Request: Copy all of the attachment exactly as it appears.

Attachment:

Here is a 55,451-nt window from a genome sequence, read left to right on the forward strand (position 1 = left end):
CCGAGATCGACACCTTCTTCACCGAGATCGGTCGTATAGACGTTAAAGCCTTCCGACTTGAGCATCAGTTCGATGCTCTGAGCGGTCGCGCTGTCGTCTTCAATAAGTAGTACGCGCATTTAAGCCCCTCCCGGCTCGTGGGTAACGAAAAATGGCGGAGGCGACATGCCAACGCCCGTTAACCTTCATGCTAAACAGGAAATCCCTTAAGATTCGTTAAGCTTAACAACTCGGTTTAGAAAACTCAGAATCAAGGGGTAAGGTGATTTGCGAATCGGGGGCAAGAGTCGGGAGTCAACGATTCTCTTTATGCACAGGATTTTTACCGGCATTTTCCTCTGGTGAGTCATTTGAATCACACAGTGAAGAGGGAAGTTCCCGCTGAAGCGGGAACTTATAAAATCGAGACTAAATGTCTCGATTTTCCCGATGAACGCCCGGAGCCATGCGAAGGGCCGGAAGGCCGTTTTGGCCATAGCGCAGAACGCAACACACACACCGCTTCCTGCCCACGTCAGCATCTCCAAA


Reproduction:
Here is a 55,451-nt window from a genome sequence, read left to right on the forward strand (position 1 = left end):
CCGAGATCGACACCTTCTTCACCGAGATCGGTCGTATAGACGTTAAAGCCTTCCGACTTGAGCATCAGTTCGATGCTCTGAGCGGTCGCGCTGTCGTCTTCAATAAGTAGTACGCGCATTTAAGCCCCTCCCGGCTCGTGGGTAACGAAAAATGGCGGAGGCGACATGCCAACGCCCGTTAACCTTCATGCTAAACAGGAAATCCCTTAAGATTCGTTAAGCTTAACAACTCGGTTTAGAAAACTCAGAATCAAGGGGTAAGGTGATTTGCGAATCGGGGGCAAGAGTCGGGAGTCAACGATTCTCTTTATGCACAGGATTTTTACCGGCATTTTCCTCTGGTGAGTCATTTGAATCACACAGTGAAGAGGGAAGTTCCCGCTGAAGCGGGAACTTATAAAATCGAGACTAAATGTCTCGATTTTCCCGATGAACGCCCGGAGCCATGCGAAGGGCCGGAAGGCCGTTTTGGCCATAGCGCAGAACGCAACACACACACCGCTTCCTGCCCACGTCAGCATCTCCAAA